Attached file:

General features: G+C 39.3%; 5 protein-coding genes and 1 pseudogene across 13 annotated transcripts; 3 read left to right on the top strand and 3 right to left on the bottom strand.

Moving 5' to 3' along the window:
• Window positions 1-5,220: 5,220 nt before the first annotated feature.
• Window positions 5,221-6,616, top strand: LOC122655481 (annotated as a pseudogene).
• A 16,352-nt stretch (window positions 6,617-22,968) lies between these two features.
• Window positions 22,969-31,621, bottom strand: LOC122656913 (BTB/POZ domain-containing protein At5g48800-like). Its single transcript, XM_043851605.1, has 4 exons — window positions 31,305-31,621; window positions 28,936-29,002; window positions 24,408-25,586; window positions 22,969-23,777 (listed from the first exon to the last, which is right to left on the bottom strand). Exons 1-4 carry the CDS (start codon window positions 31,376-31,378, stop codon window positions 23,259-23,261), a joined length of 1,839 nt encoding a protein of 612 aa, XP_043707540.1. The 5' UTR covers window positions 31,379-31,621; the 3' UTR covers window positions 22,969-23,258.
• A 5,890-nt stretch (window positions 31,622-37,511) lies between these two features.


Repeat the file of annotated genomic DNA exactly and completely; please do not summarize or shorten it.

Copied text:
General features: G+C 39.3%; 5 protein-coding genes and 1 pseudogene across 13 annotated transcripts; 3 read left to right on the top strand and 3 right to left on the bottom strand.

Moving 5' to 3' along the window:
• Window positions 1-5,220: 5,220 nt before the first annotated feature.
• Window positions 5,221-6,616, top strand: LOC122655481 (annotated as a pseudogene).
• A 16,352-nt stretch (window positions 6,617-22,968) lies between these two features.
• Window positions 22,969-31,621, bottom strand: LOC122656913 (BTB/POZ domain-containing protein At5g48800-like). Its single transcript, XM_043851605.1, has 4 exons — window positions 31,305-31,621; window positions 28,936-29,002; window positions 24,408-25,586; window positions 22,969-23,777 (listed from the first exon to the last, which is right to left on the bottom strand). Exons 1-4 carry the CDS (start codon window positions 31,376-31,378, stop codon window positions 23,259-23,261), a joined length of 1,839 nt encoding a protein of 612 aa, XP_043707540.1. The 5' UTR covers window positions 31,379-31,621; the 3' UTR covers window positions 22,969-23,258.
• A 5,890-nt stretch (window positions 31,622-37,511) lies between these two features.